The founder of Dolby Laboratories Inc. Dr. Ray Dolby, passed away on Thursday 12 September. His contribution to the home theatre, specifically to noise reduction and surround sound will be his legacy for years to come.
Born in Portland, Oregon in 1933, Dolby began working on various audio and instrumentation projects at Ampex Corporation between 1949 and 1952. Between 1952 and 1957 at Ampex, he was responsible for the development of the electronic aspects of the Ampex videotape recording system.
Dolby received a BS degree in electrical engineering from Stanford University in 1957. After receiving a Marshall Scholarship and joining part of the National Science Foundation graduate fellowship, Dolby decided to leave Ampex to pursue further studies at Cambridge University. He received at PhD degree in physics in 1961 and was elected a Research Fellow of Pembroke College.
After a two-year appointment as a United Nations advisor in India beginning in 1963, Dolby then returned to England in 1965 to establish Dolby Laboratories in London. That same year, he introduced A-type noise-reduction for professional and analogue tape recorders and it quickly became the worldwide standard. Following on from that, three years later, Dolby introduced Type B consumer noise reduction which was again another success for the founder. He relocated to San Francisco in 1976 to expand his company – more offices, laboratories and manufacturing facilities. In the previous year, he had introduced the Dolby Stereo, allowing multichannel sound for a much broader range of movie theatres. Throughout the 1980s, Dolby made some significant advancements that are still around today.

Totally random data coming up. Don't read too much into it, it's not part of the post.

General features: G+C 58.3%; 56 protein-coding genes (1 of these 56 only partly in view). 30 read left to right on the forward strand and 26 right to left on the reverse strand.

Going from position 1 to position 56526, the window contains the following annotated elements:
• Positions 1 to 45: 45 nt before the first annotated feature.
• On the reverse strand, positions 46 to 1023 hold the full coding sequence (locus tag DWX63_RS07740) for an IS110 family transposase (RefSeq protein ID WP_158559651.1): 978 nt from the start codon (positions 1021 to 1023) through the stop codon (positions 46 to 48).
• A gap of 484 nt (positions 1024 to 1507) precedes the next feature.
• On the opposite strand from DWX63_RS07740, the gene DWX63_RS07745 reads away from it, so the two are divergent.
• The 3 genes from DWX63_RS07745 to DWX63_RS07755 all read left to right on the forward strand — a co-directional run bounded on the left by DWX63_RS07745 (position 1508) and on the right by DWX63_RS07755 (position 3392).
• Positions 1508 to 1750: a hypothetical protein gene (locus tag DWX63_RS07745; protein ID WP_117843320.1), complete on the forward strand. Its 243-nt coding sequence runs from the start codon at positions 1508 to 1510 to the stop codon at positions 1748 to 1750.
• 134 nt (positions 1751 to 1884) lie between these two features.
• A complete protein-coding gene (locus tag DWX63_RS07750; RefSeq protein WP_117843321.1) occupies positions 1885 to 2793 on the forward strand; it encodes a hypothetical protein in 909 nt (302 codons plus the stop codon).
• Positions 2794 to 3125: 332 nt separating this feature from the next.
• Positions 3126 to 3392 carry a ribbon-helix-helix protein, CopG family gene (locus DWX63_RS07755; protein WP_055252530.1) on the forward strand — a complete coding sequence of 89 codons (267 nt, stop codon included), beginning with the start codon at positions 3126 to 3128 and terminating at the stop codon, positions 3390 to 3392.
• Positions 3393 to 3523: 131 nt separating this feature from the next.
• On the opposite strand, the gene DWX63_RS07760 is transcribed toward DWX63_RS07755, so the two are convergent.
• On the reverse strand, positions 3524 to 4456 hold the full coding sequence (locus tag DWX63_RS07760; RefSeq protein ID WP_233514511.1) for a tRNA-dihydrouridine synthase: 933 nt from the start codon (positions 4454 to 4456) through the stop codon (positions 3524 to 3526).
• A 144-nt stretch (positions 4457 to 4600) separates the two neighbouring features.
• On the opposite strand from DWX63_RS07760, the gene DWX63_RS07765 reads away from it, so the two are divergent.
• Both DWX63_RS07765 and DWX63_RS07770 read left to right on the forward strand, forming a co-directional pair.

In 1984, he began licensing his surround sound for consumer use, which initially kick started the idea of the home cinema. An often forgotten contribution of Dolby, is the 1986 introduction to Dolby SR which was only ever deployed in premium venues, to deliver what is so effortlessly referred to as ‘surround sound’ these days. The following year Dolby Pro Logic was introduced and marked as the true beginning of the home theatre as we know it today.
Dolby Digital was to become the audio standard on DVD from the mid nineties, and is now a commonplace on digital TV broadcasts. The successor to DD 5.1, Dolby TrueHD, was introduced in 2005. However this ultra high-quality lossless audio format has failed to replicate the ubiquity of Dolby Digital.
Dolby Atmos is the latest multichannel cinema-surround sound solution, to be inspired by the pioneering work of Ray Dolby. Unlike its predecessors, Dolby Atmos is an object, rather than channel-based sound system. This takes sonic immersion to an entirely new level. Using a process called adaptive rendering, audio engineers are able to place a sound effect anywhere spatially within an auditorium, with a precision that’s simply impossible with conventional steering technologies.
Dr. Dolby holds more than 50 United States patents and has written papers on video tape recording, long wavelength X-ray analysis and noise reduction. His Honors and Awards are Audio Engineering Society as a Fellow and Past President with Silver Medal and Gold Medal, British Kinematograph Sound and Television Society as a Fellow with Science and Technology Award, Society of Motion Picture and Television Engineers as a Fellow with Samuel L. Warner Memorial Award, Alexander M. Poniatoff Gold Medal, Progress Medal and Honorary Member, Academy of Motion Picture Arts and Sciences with Science and Engineering Award and Oscar Award, National Academy of Television Arts and Sciences with Emmy Award as well National Academy of Recording Arts and Sciences with Grammy Award and finally, United States with National Medal of Technology and United Kingdom with Honorary O.B.E.
The next time you experience surround-sound in your home cinema, or if you find yourself in awe of the clarity of the music you’re listening to, take a second to remember Dr. Ray Dolby. The wide-scale adaption of his technology changed the way almost everyone listens to music and movies. That is his true legacy.
Written by Maggie Sapet